Have you cut anyone from your life? How did you do it? Any tips for the best way to approach it? Leave a comment below. I read and respond to each one.

  • Reg Noël

    Good morning Dan,

    Thank you for the inspirational post…everything you said in it makes perfect
    sense. … I wouldn’t change a thing. Beyond that, it has emotional value that speaks the truth directly to the heart of people.

    • Dan Martell

      Thx Reg. It’s always a controversial topic as people are always worried about feeling alone, or labelled as a “traitor” or worse.

      My life changed when I made a decision to spend more time with folks who lifted me up, vs. pulled me down.

      It’s now just second nature.

      Appreciate the comment!

  • natacha dugas

    Being energized, willing to move forward, and unwilling to accept mediocrity has been the natural process of elimination. You’ve nailed in yesterday’s post when you wrote “Ask not if you are worthy of your goals, ask instead – are your goals worthy of your life?” People that surround you, should all play a role in your life’s goal, and YOU in theirs.

    • Dan Martell

      BOOM! Agreed.

      I was actually just talking about the drafting effect anyone’s success has on those around them.

      If I strive for my dreams, it rubs off a little bit on people around me. It’s a responsibility most don’t realize they have.

      Humans are cool like that.

      So much to learn.

      Thanks for the comment.

  • jonnykblog

    I’m a bit of a sentimental person, so at times I find it hard to TRULY let a friendship go. Does this mean you need to fully cut someone off? Not always, but it is sometimes necessary. I’ve been on the process of changing certain aspects of my life lately. Have I been successful in my life? To some degree, yes. But I also feel stifled and want more out of life.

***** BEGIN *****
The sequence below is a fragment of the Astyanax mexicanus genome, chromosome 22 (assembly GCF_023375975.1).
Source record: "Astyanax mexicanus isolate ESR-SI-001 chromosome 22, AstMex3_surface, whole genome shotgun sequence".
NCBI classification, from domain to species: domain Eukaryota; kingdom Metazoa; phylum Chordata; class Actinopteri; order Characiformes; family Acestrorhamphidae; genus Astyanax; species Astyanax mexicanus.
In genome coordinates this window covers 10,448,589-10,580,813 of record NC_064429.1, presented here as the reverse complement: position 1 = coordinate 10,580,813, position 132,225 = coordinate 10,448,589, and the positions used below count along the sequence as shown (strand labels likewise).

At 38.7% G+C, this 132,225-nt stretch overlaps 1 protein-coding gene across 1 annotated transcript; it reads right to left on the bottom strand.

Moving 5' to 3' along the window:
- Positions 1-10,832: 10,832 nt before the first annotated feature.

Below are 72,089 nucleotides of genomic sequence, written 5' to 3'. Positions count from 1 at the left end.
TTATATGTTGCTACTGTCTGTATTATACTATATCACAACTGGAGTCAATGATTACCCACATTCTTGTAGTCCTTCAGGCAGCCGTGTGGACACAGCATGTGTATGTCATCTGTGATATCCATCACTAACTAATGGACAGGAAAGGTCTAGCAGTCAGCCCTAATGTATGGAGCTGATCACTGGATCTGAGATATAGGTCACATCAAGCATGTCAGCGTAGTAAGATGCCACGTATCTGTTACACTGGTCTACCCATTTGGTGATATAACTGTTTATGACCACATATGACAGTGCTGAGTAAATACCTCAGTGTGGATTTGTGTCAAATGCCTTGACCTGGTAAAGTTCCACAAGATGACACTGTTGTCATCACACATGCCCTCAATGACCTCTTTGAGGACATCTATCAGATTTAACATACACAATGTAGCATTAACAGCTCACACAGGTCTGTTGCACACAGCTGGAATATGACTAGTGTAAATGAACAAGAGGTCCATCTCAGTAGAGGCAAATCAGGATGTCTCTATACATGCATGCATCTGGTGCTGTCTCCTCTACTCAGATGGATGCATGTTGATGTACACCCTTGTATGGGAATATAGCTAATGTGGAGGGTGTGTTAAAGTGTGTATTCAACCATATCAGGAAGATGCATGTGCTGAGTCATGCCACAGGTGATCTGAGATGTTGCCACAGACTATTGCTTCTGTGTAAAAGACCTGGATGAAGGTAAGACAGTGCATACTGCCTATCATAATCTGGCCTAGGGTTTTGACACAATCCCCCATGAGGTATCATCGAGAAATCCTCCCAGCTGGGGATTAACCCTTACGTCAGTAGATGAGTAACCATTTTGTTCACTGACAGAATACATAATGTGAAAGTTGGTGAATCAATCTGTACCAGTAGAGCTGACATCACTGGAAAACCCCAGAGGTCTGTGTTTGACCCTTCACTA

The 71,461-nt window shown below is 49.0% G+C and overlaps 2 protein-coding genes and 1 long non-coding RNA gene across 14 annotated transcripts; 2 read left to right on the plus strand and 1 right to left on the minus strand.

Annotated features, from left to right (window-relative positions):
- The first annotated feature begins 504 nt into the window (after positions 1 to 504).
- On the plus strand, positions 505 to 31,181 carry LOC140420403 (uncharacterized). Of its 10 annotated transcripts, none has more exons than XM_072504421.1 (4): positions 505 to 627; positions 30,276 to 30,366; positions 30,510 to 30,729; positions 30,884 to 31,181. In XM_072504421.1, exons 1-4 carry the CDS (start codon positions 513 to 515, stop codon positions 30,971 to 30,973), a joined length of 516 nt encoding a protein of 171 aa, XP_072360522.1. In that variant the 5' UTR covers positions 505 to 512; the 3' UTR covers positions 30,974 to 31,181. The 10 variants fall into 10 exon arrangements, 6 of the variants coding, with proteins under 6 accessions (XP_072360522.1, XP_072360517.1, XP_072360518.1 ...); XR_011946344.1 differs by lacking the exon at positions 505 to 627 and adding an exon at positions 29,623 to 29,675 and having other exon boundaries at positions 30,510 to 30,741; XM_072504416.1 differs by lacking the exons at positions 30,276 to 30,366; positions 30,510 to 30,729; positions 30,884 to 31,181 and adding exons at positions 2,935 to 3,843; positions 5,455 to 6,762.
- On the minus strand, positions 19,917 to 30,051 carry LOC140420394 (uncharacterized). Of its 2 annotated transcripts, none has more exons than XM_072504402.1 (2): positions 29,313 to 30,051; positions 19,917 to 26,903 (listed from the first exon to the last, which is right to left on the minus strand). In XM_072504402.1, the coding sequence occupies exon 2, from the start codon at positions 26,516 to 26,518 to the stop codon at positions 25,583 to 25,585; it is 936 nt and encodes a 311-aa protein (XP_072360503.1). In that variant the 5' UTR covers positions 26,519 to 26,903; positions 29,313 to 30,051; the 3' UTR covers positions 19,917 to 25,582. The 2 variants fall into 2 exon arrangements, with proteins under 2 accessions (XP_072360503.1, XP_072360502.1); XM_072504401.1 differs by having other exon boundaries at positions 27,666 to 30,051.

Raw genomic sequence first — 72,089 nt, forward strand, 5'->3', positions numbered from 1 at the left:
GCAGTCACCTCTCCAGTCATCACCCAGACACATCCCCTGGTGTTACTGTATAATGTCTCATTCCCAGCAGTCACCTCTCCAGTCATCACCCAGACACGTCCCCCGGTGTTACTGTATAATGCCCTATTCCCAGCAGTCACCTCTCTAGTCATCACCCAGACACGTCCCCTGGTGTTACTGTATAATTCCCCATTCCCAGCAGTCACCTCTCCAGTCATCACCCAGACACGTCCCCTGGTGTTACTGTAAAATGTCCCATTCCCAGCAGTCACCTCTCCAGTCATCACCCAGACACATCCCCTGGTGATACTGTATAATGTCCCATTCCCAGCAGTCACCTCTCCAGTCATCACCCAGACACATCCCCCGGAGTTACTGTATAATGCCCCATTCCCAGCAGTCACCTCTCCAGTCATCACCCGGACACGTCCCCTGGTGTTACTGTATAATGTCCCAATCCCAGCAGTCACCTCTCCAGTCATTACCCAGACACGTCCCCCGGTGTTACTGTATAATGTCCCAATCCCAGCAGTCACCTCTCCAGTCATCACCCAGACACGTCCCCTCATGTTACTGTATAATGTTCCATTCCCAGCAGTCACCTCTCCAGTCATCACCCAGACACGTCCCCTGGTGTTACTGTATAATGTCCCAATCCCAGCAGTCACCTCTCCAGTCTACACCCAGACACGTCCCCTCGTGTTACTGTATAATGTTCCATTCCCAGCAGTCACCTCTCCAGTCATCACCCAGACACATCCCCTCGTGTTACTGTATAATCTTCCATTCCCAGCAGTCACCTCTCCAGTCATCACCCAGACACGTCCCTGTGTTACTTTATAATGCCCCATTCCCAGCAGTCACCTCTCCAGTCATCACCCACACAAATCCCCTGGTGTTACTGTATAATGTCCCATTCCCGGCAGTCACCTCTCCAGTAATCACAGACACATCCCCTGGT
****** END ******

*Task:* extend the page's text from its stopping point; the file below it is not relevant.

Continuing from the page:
It’s easy to blame others for your failures – their negativity and stresses – they sometimes define you, if not careful. Aside from the personal life, this is prevalent in your typical 9 to 5 job – my current situation. Guess what kind of people constantly surrounds you in a job such as this? Deadlines, stress, negativity – people want and take what they can get of your time and energy, like leeches.

    For the past couple of months, I’ve been trying something new – choosing to live without fear and stress and the mindset that brings. Although not always perfect, so far it has been amazing. When you surround yourself with positive people, I can understand how this turns around. You want to give more and more, and in a professional sense you feel more creative.

    Taking a friendventory may be difficult (especially with family), but I can see the potential to drive you to new heights. Ultimately, you’re the one who needs to be happy in life and the first steps are changing your own mindset and being around empowering people.

    Thanks for the post, Dan!

    • Dan Martell

      Jonny, great comment and appreciate you sharing.

      Work is a tough one … cause you really don’t pick your co-workers.

      That being said, I believe there’s 1 or 2 good people in any group, neighbourhood or city.

      Many folks in my hometown (Moncton, NB) complain that no one gets them, and EVERYONE things small / complain / etc.

      I always remind them of the 100+ people that are badass and kickass people.

      I believe, at a minimum, every community has 1% great people. You just need to do the work to find them, cause their usually busy changing the world!

  • richgould

    Bang on Dan.

    I recently did a social media friendventory (great word). I don’t care for it much when people announce that they cleaned up their friend list on FB and “if you’re seeing this – congrats, you made the cut”… so I don’t do that, but I did do a mass “unfollow”. It was an arduous process, but there are now about 20 people I follow on Facebook now that post great stuff, uplifting, encouraging, positive or funny. Such a simple thing but it really has made a huge difference.

    Having said all that, what are your thoughts on trying to affect change in people that are negative, or at least try to lead by example (even lay it on a little thicker when they are around)? I know for some, being negative is so much easier and even safer for them. It makes it easier to say “I told you so” when shit goes wrong – which we all know will happen inevitably for all of us. But the payoff to being positive (even as hard as it can be at times) is so much higher. I just wish some of the negative people I care about could see that better. Sometime I feel I should keep them around me to hopefully have some positive vibes rub off on them. Does that make any sense?